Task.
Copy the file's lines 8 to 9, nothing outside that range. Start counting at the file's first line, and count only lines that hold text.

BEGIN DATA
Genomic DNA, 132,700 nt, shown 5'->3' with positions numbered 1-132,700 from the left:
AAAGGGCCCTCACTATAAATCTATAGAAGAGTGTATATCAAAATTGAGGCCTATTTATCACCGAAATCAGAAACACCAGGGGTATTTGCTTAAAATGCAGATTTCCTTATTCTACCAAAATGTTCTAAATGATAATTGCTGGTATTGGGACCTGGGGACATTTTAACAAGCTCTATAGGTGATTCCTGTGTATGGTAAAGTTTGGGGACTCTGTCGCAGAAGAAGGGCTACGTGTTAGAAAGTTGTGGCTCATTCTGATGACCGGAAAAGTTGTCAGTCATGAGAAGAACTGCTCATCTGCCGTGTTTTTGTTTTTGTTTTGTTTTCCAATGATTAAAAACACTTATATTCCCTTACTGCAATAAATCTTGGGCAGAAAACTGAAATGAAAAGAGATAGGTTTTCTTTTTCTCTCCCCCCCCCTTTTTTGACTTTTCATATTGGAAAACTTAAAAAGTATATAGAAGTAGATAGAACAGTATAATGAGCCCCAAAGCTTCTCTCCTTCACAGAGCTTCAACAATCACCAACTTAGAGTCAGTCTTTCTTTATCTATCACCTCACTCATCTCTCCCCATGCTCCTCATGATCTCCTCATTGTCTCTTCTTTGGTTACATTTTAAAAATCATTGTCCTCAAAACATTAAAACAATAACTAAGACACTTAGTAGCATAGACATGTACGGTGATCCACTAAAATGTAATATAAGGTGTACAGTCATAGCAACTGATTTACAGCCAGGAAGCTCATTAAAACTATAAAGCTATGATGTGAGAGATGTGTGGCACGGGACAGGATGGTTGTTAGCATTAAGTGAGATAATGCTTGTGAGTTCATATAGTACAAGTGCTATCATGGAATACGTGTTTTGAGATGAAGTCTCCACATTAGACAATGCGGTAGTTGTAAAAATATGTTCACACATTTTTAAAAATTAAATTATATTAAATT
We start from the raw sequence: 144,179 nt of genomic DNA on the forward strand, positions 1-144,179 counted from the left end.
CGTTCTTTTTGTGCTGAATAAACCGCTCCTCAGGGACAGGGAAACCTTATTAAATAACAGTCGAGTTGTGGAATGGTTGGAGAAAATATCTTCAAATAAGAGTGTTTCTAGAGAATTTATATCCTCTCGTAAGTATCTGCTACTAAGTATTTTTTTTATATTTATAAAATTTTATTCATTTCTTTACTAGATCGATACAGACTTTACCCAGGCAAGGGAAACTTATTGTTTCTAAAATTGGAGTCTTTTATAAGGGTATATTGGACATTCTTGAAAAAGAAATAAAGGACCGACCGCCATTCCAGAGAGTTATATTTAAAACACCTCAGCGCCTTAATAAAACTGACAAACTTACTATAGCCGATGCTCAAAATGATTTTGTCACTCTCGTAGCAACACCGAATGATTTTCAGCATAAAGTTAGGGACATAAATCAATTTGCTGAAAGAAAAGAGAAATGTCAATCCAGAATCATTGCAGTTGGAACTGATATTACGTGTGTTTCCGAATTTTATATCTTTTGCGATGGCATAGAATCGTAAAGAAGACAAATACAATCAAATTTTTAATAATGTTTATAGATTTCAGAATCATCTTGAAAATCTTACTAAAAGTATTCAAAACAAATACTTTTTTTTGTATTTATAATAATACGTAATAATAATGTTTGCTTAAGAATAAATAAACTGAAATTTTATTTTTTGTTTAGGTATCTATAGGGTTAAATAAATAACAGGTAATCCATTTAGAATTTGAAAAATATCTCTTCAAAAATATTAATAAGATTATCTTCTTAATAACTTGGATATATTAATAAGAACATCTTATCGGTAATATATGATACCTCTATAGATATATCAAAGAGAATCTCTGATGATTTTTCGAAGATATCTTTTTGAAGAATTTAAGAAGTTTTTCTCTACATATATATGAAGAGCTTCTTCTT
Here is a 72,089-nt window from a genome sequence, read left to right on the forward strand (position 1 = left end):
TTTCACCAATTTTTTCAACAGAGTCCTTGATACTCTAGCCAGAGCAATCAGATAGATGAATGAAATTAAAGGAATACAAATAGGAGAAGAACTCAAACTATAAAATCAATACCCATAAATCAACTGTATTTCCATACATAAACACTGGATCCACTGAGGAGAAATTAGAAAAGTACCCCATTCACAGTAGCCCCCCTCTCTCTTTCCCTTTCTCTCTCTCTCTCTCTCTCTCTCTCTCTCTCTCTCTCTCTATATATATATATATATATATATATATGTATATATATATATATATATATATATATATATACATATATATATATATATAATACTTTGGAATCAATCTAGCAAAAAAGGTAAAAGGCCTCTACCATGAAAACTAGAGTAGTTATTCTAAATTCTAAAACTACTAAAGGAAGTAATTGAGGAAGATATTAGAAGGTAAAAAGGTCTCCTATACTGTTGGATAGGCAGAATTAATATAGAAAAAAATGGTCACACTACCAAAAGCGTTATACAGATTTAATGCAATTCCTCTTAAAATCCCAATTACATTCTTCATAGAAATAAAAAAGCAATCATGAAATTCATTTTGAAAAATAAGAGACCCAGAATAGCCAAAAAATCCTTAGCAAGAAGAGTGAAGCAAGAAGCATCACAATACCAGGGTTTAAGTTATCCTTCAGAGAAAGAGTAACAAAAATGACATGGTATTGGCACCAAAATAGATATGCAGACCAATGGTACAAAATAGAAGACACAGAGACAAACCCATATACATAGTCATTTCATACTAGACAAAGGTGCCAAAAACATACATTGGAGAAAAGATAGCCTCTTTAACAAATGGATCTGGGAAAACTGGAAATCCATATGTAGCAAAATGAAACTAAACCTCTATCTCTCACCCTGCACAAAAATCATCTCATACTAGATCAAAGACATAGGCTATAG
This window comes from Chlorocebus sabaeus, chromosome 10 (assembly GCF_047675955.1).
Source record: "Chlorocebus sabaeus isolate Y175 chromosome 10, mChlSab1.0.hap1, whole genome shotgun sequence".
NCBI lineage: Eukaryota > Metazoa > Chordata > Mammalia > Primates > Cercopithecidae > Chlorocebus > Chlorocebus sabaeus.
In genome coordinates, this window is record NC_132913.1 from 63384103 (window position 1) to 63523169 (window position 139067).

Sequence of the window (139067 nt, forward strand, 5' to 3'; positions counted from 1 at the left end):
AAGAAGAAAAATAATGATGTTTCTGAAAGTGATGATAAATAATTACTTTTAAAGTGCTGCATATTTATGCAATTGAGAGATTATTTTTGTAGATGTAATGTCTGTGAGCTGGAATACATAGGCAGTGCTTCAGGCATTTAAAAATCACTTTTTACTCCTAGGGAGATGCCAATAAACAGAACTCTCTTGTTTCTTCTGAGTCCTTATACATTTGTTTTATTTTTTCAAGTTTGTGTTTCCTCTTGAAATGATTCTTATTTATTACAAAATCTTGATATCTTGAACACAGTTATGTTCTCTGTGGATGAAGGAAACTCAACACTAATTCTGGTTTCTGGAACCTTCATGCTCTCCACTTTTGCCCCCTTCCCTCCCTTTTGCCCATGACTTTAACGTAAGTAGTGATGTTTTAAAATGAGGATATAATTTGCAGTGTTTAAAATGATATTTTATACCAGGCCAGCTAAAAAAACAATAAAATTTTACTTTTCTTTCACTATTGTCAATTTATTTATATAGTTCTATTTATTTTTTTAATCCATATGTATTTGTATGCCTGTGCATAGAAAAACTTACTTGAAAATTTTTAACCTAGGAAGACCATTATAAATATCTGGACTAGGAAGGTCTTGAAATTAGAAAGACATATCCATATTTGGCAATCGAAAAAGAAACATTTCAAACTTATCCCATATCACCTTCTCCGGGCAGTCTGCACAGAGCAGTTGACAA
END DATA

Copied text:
Source record: "Chlorocebus sabaeus isolate Y175 chromosome 10, mChlSab1.0.hap1, whole genome shotgun sequence".
NCBI lineage: Eukaryota > Metazoa > Chordata > Mammalia > Primates > Cercopithecidae > Chlorocebus > Chlorocebus sabaeus.